This paper tests theory that predicts that context specific learning potentially contributes to entrepreneurial performance. Multiple linear regression analysis and moderated regression analysis is used to test the effects of experience upon street trader gross earnings, and to derive a typology of street trader tenure and exit. Marginalist perspectives of the sector that predict no potential for economic accumulation across the sector over time are contested as experience is found to be positively and significantly associated with higher levels of earnings. The finding that specific human capital or context specific learning does predict earnings suggests that a mechanism for the upliftment of entrepreneurial street traders might exist. Further, a more proactive role by the state to develop the human capital of street traders might enable a ‘ladder’ out of survivalist poverty and might ultimately contribute to the use of the informal sector as a developmental space for certain of these people.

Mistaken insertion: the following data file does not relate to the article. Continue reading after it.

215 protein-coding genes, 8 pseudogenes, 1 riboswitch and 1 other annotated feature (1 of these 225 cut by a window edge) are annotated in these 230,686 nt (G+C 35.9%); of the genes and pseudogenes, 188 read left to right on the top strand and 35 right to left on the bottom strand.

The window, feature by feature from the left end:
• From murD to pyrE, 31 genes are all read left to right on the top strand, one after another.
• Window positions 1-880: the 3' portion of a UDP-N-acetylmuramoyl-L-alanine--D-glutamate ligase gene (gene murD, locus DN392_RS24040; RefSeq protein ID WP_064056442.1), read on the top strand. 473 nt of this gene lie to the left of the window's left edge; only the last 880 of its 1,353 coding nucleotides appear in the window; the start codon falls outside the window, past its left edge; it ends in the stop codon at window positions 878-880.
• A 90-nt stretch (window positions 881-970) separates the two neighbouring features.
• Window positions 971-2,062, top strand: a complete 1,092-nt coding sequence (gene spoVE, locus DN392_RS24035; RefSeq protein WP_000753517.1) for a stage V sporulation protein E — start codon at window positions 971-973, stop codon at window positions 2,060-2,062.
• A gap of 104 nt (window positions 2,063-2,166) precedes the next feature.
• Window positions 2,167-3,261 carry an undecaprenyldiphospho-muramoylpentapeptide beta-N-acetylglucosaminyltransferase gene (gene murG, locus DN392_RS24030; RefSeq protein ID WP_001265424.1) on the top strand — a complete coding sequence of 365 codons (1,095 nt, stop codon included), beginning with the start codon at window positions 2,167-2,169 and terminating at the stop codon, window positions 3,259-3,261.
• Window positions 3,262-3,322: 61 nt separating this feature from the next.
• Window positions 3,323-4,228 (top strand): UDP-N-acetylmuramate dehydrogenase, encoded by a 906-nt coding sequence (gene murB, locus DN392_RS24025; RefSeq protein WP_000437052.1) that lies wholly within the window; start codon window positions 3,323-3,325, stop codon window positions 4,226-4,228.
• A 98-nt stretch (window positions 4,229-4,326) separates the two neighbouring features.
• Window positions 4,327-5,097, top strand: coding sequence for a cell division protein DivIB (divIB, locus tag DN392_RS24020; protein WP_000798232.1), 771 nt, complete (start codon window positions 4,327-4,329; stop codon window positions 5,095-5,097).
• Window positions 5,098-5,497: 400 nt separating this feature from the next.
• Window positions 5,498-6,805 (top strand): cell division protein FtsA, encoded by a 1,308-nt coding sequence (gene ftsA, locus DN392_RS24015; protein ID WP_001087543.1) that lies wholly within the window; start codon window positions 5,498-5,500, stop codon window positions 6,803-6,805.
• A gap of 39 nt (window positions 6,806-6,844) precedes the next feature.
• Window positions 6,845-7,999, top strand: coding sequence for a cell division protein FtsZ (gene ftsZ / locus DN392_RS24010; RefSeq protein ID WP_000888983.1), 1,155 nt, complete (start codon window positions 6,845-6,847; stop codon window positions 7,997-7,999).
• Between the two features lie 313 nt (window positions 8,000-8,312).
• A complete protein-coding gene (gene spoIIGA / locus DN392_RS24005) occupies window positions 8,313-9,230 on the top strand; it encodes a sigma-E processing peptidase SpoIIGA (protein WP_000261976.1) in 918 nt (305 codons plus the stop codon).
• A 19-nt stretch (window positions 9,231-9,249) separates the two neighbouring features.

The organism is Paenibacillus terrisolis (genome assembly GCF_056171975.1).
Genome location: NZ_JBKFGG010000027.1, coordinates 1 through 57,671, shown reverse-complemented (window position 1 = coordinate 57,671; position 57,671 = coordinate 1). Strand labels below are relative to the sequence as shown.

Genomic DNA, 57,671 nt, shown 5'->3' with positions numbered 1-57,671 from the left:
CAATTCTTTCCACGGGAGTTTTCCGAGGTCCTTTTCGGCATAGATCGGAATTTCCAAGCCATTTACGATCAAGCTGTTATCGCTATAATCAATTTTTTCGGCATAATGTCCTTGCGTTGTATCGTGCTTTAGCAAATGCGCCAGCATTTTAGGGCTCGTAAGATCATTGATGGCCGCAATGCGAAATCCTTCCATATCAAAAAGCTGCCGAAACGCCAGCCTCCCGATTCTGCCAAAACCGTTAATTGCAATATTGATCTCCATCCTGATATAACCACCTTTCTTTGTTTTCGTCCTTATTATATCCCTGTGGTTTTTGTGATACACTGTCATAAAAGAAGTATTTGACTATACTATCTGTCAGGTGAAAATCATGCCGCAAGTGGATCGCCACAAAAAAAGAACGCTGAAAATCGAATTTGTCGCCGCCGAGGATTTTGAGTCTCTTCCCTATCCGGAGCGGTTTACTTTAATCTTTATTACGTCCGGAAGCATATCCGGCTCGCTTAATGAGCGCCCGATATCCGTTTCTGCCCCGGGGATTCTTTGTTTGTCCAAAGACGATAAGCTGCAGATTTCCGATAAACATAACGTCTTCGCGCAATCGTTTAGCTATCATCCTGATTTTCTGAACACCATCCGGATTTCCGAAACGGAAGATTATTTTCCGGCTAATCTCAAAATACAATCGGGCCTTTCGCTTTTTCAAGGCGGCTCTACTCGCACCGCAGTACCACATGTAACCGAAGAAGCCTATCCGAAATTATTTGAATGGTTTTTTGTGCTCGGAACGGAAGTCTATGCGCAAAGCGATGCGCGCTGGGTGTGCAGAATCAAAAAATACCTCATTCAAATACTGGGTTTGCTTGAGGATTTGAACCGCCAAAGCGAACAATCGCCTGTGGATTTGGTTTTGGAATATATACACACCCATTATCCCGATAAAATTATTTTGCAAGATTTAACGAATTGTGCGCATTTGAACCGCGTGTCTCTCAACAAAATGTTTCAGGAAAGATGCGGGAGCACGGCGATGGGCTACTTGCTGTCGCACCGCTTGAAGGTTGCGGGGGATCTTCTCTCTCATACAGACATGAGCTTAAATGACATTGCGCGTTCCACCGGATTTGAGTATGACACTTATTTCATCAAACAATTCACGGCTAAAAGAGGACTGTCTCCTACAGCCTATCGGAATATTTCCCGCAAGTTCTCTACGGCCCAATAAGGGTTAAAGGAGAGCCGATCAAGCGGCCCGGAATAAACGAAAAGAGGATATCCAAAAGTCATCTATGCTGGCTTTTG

Key words: Experience, informal street trading, entrepreneurship, development.
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